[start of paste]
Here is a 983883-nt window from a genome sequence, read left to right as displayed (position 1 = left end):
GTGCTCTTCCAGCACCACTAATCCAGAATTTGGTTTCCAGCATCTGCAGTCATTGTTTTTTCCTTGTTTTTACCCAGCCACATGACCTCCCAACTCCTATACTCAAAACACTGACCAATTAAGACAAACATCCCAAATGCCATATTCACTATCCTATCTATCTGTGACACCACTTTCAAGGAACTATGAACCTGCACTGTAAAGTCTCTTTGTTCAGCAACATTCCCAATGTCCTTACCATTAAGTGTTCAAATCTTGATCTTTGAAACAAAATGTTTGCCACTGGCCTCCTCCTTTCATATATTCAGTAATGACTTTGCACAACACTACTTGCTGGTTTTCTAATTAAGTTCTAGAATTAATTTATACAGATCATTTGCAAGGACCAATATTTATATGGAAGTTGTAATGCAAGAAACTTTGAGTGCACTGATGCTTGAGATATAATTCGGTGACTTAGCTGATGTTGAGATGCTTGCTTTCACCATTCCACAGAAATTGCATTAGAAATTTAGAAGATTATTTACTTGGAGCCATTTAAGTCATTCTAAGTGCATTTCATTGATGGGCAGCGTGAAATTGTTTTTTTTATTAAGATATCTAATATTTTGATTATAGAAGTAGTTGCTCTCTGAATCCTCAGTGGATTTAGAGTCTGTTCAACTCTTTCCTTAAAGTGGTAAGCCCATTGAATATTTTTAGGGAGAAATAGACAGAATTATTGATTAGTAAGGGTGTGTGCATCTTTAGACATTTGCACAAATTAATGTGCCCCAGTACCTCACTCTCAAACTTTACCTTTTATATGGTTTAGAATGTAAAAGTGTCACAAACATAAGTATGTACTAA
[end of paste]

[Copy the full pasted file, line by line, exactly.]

Here is a 983883-nt window from a genome sequence, read left to right as displayed (position 1 = left end):
GTGCTCTTCCAGCACCACTAATCCAGAATTTGGTTTCCAGCATCTGCAGTCATTGTTTTTTCCTTGTTTTTACCCAGCCACATGACCTCCCAACTCCTATACTCAAAACACTGACCAATTAAGACAAACATCCCAAATGCCATATTCACTATCCTATCTATCTGTGACACCACTTTCAAGGAACTATGAACCTGCACTGTAAAGTCTCTTTGTTCAGCAACATTCCCAATGTCCTTACCATTAAGTGTTCAAATCTTGATCTTTGAAACAAAATGTTTGCCACTGGCCTCCTCCTTTCATATATTCAGTAATGACTTTGCACAACACTACTTGCTGGTTTTCTAATTAAGTTCTAGAATTAATTTATACAGATCATTTGCAAGGACCAATATTTATATGGAAGTTGTAATGCAAGAAACTTTGAGTGCACTGATGCTTGAGATATAATTCGGTGACTTAGCTGATGTTGAGATGCTTGCTTTCACCATTCCACAGAAATTGCATTAGAAATTTAGAAGATTATTTACTTGGAGCCATTTAAGTCATTCTAAGTGCATTTCATTGATGGGCAGCGTGAAATTGTTTTTTTTATTAAGATATCTAATATTTTGATTATAGAAGTAGTTGCTCTCTGAATCCTCAGTGGATTTAGAGTCTGTTCAACTCTTTCCTTAAAGTGGTAAGCCCATTGAATATTTTTAGGGAGAAATAGACAGAATTATTGATTAGTAAGGGTGTGTGCATCTTTAGACATTTGCACAAATTAATGTGCCCCAGTACCTCACTCTCAAACTTTACCTTTTATATGGTTTAGAATGTAAAAGTGTCACAAACATAAGTATGTACTAA